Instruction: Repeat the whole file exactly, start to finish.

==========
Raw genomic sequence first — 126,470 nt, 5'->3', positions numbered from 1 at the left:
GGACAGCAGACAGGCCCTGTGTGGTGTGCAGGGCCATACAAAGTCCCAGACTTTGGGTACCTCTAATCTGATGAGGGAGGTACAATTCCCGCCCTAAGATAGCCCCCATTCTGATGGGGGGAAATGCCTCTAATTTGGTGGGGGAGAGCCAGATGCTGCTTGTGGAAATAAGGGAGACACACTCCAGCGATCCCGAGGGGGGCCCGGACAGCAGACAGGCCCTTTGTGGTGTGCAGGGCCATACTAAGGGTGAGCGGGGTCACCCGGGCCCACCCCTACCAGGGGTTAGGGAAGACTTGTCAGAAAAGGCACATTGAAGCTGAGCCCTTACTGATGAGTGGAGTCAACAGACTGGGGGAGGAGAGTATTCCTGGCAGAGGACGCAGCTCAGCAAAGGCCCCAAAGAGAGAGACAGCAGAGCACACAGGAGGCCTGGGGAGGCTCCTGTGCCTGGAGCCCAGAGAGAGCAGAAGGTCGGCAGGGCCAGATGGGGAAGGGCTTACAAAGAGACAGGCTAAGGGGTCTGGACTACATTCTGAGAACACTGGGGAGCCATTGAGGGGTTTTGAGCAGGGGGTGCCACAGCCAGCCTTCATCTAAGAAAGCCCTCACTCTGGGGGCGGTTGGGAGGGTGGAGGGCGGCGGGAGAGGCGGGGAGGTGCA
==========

Raw genomic sequence first — 126,470 nt, 5'->3', positions numbered from 1 at the left:
GGACAGCAGACAGGCCCTGTGTGGTGTGCAGGGCCATACAAAGTCCCAGACTTTGGGTACCTCTAATCTGATGAGGGAGGTACAATTCCCGCCCTAAGATAGCCCCCATTCTGATGGGGGGAAATGCCTCTAATTTGGTGGGGGAGAGCCAGATGCTGCTTGTGGAAATAAGGGAGACACACTCCAGCGATCCCGAGGGGGGCCCGGACAGCAGACAGGCCCTTTGTGGTGTGCAGGGCCATACTAAGGGTGAGCGGGGTCACCCGGGCCCACCCCTACCAGGGGTTAGGGAAGACTTGTCAGAAAAGGCACATTGAAGCTGAGCCCTTACTGATGAGTGGAGTCAACAGACTGGGGGAGGAGAGTATTCCTGGCAGAGGACGCAGCTCAGCAAAGGCCCCAAAGAGAGAGACAGCAGAGCACACAGGAGGCCTGGGGAGGCTCCTGTGCCTGGAGCCCAGAGAGAGCAGAAGGTCGGCAGGGCCAGATGGGGAAGGGCTTACAAAGAGACAGGCTAAGGGGTCTGGACTACATTCTGAGAACACTGGGGAGCCATTGAGGGGTTTTGAGCAGGGGGTGCCACAGCCAGCCTTCATCTAAGAAAGCCCTCACTCTGGGGGCGGTTGGGAGGGTGGAGGGCGGCGGGAGAGGCGGGGAGGTGCA